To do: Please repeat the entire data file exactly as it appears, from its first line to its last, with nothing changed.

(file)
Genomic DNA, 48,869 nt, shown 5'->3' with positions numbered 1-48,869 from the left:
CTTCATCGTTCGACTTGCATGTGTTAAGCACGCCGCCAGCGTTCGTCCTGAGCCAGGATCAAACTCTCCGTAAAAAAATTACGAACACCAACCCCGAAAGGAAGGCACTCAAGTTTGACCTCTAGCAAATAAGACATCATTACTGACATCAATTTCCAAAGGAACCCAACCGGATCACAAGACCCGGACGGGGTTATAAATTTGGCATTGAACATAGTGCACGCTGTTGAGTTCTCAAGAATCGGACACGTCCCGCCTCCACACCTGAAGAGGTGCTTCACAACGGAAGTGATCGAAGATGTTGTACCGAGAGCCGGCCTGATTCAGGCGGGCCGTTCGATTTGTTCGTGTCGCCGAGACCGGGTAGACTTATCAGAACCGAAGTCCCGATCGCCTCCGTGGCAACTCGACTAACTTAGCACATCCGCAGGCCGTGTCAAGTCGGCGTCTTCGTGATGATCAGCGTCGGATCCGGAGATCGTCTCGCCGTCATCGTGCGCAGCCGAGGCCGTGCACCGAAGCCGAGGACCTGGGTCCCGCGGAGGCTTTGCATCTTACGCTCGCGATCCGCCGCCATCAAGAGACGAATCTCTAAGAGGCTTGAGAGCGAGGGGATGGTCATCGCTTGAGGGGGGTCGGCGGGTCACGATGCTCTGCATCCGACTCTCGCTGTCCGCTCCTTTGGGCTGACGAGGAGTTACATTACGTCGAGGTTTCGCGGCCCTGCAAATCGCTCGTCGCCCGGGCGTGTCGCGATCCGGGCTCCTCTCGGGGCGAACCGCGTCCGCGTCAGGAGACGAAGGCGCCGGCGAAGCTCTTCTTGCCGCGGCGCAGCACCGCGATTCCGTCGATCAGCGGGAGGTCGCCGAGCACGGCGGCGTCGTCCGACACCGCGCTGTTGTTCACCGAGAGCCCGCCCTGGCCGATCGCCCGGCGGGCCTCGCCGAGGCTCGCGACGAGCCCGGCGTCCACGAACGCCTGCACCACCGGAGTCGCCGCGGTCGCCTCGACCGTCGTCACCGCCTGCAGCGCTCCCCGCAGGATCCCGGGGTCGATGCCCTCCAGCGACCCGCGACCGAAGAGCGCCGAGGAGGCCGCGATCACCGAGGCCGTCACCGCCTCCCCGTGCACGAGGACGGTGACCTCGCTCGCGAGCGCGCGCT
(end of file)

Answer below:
Genomic DNA, 48,869 nt, shown 5'->3' with positions numbered 1-48,869 from the left:
CTTCATCGTTCGACTTGCATGTGTTAAGCACGCCGCCAGCGTTCGTCCTGAGCCAGGATCAAACTCTCCGTAAAAAAATTACGAACACCAACCCCGAAAGGAAGGCACTCAAGTTTGACCTCTAGCAAATAAGACATCATTACTGACATCAATTTCCAAAGGAACCCAACCGGATCACAAGACCCGGACGGGGTTATAAATTTGGCATTGAACATAGTGCACGCTGTTGAGTTCTCAAGAATCGGACACGTCCCGCCTCCACACCTGAAGAGGTGCTTCACAACGGAAGTGATCGAAGATGTTGTACCGAGAGCCGGCCTGATTCAGGCGGGCCGTTCGATTTGTTCGTGTCGCCGAGACCGGGTAGACTTATCAGAACCGAAGTCCCGATCGCCTCCGTGGCAACTCGACTAACTTAGCACATCCGCAGGCCGTGTCAAGTCGGCGTCTTCGTGATGATCAGCGTCGGATCCGGAGATCGTCTCGCCGTCATCGTGCGCAGCCGAGGCCGTGCACCGAAGCCGAGGACCTGGGTCCCGCGGAGGCTTTGCATCTTACGCTCGCGATCCGCCGCCATCAAGAGACGAATCTCTAAGAGGCTTGAGAGCGAGGGGATGGTCATCGCTTGAGGGGGGTCGGCGGGTCACGATGCTCTGCATCCGACTCTCGCTGTCCGCTCCTTTGGGCTGACGAGGAGTTACATTACGTCGAGGTTTCGCGGCCCTGCAAATCGCTCGTCGCCCGGGCGTGTCGCGATCCGGGCTCCTCTCGGGGCGAACCGCGTCCGCGTCAGGAGACGAAGGCGCCGGCGAAGCTCTTCTTGCCGCGGCGCAGCACCGCGATTCCGTCGATCAGCGGGAGGTCGCCGAGCACGGCGGCGTCGTCCGACACCGCGCTGTTGTTCACCGAGAGCCCGCCCTGGCCGATCGCCCGGCGGGCCTCGCCGAGGCTCGCGACGAGCCCGGCGTCCACGAACGCCTGCACCACCGGAGTCGCCGCGGTCGCCTCGACCGTCGTCACCGCCTGCAGCGCTCCCCGCAGGATCCCGGGGTCGATGCCCTCCAGCGACCCGCGACCGAAGAGCGCCGAGGAGGCCGCGATCACCGAGGCCGTCACCGCCTCCCCGTGCACGAGGACGGTGACCTCGCTCGCGAGCGCGCGCT